For example the concept that 10,000 hours of training can make anyone elite does not consider the physiological training stimulus, e.g. the prescribed amount of exercise for each individual (it is not the same for everyone!). Tucker and Dugas discuss this and use it against Ericsson, however if you simply adapt the model to state that the 10,000 hours is required for skill acquisition then it becomes more realistic. In support of this is the concept that many people have a ceiling on their physical attributes, be it their height, or trainable variables like strength or endurance. Genetics will dictate how tall we grow as well as how strong we might be, or fit we can get, even with the right training.

A secondary consideration that I think is under reported is that 'elite' has a spectrum of it's own. Tim Henman would surely be considered an elite tennis player, and yet he never won a grand slam tournament. If you've got reservations on calling Tim 'elite' then consider basketball players in the NBA. They would surely be considered elite; essentially competing at the highest level, and yet they're not all Michael Jordan (not even Kobe Bryant). So you see that perhaps once a decade (or more or less frequent depending on sport, etc.) someone comes along with the genetics and the physical gifts, and the motivation (because we haven't talked about psychology at all!!), and puts in the right kind of training, and competes at the right era (how many elite athletes would have won a major tournament if it weren't for 1 or 2 others that dominated; Michael Jordan, Michael Schumacher, Tiger Woods, Pete Sampras, etc.).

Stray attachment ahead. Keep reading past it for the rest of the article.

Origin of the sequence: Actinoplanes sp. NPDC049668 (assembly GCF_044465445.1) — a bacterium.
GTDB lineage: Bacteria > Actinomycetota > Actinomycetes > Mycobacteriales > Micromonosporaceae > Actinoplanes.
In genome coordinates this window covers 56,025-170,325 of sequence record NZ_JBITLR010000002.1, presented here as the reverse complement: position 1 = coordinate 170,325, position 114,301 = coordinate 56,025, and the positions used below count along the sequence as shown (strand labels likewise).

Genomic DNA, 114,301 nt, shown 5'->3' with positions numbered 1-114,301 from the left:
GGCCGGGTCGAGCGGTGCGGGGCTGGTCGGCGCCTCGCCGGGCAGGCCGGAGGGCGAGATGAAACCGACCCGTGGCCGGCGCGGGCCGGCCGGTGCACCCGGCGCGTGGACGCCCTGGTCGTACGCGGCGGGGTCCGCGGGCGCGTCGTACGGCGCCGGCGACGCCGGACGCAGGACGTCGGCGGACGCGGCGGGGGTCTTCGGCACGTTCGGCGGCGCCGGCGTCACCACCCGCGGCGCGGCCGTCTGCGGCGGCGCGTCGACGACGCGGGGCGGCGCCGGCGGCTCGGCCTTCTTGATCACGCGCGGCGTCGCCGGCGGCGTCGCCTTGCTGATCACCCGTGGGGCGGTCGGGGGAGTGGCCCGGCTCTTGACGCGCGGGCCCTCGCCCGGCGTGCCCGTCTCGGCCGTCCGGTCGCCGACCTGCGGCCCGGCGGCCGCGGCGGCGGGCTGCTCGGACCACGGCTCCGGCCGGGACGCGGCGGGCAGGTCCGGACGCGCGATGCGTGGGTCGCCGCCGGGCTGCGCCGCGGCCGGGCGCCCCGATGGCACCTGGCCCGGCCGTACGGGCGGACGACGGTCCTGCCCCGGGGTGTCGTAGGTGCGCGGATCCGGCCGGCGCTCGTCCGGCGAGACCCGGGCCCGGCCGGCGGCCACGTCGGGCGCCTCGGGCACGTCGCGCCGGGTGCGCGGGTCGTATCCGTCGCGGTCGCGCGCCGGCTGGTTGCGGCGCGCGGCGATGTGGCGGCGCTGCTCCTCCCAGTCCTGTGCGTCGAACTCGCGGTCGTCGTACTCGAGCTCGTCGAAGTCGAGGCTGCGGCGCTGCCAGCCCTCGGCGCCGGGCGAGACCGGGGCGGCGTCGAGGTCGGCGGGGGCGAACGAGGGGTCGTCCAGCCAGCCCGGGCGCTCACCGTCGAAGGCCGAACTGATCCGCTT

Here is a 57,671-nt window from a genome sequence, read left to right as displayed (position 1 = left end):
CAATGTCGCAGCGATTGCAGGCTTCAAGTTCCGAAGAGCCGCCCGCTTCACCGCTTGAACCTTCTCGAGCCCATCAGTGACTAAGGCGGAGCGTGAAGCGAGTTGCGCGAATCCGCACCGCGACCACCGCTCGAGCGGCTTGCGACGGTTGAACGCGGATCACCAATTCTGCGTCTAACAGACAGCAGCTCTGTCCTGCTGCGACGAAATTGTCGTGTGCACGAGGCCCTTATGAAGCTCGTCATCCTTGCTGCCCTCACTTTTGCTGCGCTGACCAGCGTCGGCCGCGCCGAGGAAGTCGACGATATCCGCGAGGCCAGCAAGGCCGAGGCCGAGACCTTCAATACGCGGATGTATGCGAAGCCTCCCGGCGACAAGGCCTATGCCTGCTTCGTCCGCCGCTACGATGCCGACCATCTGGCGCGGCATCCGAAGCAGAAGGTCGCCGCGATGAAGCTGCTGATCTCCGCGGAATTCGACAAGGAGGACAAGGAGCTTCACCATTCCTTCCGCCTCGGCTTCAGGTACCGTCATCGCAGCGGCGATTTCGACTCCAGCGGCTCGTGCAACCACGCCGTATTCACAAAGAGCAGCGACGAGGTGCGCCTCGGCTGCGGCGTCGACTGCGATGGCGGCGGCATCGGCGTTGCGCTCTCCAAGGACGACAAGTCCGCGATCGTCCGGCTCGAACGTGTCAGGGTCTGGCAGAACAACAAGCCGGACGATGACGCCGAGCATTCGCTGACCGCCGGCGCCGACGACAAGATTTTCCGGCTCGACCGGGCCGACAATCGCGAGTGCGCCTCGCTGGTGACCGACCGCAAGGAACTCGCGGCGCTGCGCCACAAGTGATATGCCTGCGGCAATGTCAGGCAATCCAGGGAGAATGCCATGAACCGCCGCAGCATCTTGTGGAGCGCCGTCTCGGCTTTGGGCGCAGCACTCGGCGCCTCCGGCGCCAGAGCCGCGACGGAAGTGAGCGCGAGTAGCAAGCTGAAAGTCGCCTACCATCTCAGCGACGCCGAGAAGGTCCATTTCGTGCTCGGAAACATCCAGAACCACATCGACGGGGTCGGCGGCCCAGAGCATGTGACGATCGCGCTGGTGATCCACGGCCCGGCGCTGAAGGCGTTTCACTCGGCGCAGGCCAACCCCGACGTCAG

On a final note we have to consider learning rate, some people might master a skill set in sooner than 10,000 hours, I'm sure you would agree. Therefore, logically on the other end of the spectrum some people will not master a skill set until having practised for considerably more than the 10,000 hours!

It is an interesting area, and I don't claim to be an expert on this, on the contrary I consider myself an intelligent lay-person on the area and as such, and as always; welcome any thoughts or comments.

Of course, don't waste your 10,000 hours typing a response, maybe you better get back to it.

Be Well